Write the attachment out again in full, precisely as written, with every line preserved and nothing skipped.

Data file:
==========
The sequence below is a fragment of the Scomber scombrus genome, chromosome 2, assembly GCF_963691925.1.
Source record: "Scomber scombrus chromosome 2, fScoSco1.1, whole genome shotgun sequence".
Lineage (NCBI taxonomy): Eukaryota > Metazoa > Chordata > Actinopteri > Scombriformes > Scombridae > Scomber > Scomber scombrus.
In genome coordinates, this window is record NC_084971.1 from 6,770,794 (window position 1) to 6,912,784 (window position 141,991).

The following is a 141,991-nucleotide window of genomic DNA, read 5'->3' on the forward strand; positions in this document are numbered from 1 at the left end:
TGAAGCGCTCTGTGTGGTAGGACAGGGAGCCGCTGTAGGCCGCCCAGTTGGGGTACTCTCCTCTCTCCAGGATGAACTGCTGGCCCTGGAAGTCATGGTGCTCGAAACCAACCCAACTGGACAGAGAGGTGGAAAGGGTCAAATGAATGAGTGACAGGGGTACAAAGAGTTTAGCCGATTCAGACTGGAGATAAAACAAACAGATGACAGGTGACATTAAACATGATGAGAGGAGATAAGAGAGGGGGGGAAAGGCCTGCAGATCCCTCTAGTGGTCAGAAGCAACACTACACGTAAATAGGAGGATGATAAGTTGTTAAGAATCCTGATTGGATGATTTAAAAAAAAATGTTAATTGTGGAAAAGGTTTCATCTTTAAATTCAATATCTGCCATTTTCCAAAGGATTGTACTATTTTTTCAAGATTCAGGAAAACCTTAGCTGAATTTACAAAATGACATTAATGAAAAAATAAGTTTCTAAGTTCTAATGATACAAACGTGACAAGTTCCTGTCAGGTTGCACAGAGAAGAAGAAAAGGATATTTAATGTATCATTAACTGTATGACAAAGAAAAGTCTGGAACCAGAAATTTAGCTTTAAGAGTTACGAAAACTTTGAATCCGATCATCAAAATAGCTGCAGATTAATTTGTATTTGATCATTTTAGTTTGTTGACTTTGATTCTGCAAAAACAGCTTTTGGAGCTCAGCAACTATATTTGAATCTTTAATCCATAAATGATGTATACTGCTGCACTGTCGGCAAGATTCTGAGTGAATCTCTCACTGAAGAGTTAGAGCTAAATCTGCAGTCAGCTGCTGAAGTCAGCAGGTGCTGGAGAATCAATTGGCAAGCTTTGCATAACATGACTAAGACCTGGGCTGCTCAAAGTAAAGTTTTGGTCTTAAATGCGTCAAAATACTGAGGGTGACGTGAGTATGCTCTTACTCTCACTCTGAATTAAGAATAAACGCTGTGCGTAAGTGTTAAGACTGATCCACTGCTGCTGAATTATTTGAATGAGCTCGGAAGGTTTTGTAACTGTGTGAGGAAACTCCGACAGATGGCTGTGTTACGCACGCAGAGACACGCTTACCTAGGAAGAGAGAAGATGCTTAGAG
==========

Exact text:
The sequence below is a fragment of the Scomber scombrus genome, chromosome 2, assembly GCF_963691925.1.
Source record: "Scomber scombrus chromosome 2, fScoSco1.1, whole genome shotgun sequence".
Lineage (NCBI taxonomy): Eukaryota > Metazoa > Chordata > Actinopteri > Scombriformes > Scombridae > Scomber > Scomber scombrus.
In genome coordinates, this window is record NC_084971.1 from 6,770,794 (window position 1) to 6,912,784 (window position 141,991).

The following is a 141,991-nucleotide window of genomic DNA, read 5'->3' on the forward strand; positions in this document are numbered from 1 at the left end:
TGAAGCGCTCTGTGTGGTAGGACAGGGAGCCGCTGTAGGCCGCCCAGTTGGGGTACTCTCCTCTCTCCAGGATGAACTGCTGGCCCTGGAAGTCATGGTGCTCGAAACCAACCCAACTGGACAGAGAGGTGGAAAGGGTCAAATGAATGAGTGACAGGGGTACAAAGAGTTTAGCCGATTCAGACTGGAGATAAAACAAACAGATGACAGGTGACATTAAACATGATGAGAGGAGATAAGAGAGGGGGGGAAAGGCCTGCAGATCCCTCTAGTGGTCAGAAGCAACACTACACGTAAATAGGAGGATGATAAGTTGTTAAGAATCCTGATTGGATGATTTAAAAAAAAATGTTAATTGTGGAAAAGGTTTCATCTTTAAATTCAATATCTGCCATTTTCCAAAGGATTGTACTATTTTTTCAAGATTCAGGAAAACCTTAGCTGAATTTACAAAATGACATTAATGAAAAAATAAGTTTCTAAGTTCTAATGATACAAACGTGACAAGTTCCTGTCAGGTTGCACAGAGAAGAAGAAAAGGATATTTAATGTATCATTAACTGTATGACAAAGAAAAGTCTGGAACCAGAAATTTAGCTTTAAGAGTTACGAAAACTTTGAATCCGATCATCAAAATAGCTGCAGATTAATTTGTATTTGATCATTTTAGTTTGTTGACTTTGATTCTGCAAAAACAGCTTTTGGAGCTCAGCAACTATATTTGAATCTTTAATCCATAAATGATGTATACTGCTGCACTGTCGGCAAGATTCTGAGTGAATCTCTCACTGAAGAGTTAGAGCTAAATCTGCAGTCAGCTGCTGAAGTCAGCAGGTGCTGGAGAATCAATTGGCAAGCTTTGCATAACATGACTAAGACCTGGGCTGCTCAAAGTAAAGTTTTGGTCTTAAATGCGTCAAAATACTGAGGGTGACGTGAGTATGCTCTTACTCTCACTCTGAATTAAGAATAAACGCTGTGCGTAAGTGTTAAGACTGATCCACTGCTGCTGAATTATTTGAATGAGCTCGGAAGGTTTTGTAACTGTGTGAGGAAACTCCGACAGATGGCTGTGTTACGCACGCAGAGACACGCTTACCTAGGAAGAGAGAAGATGCTTAGAG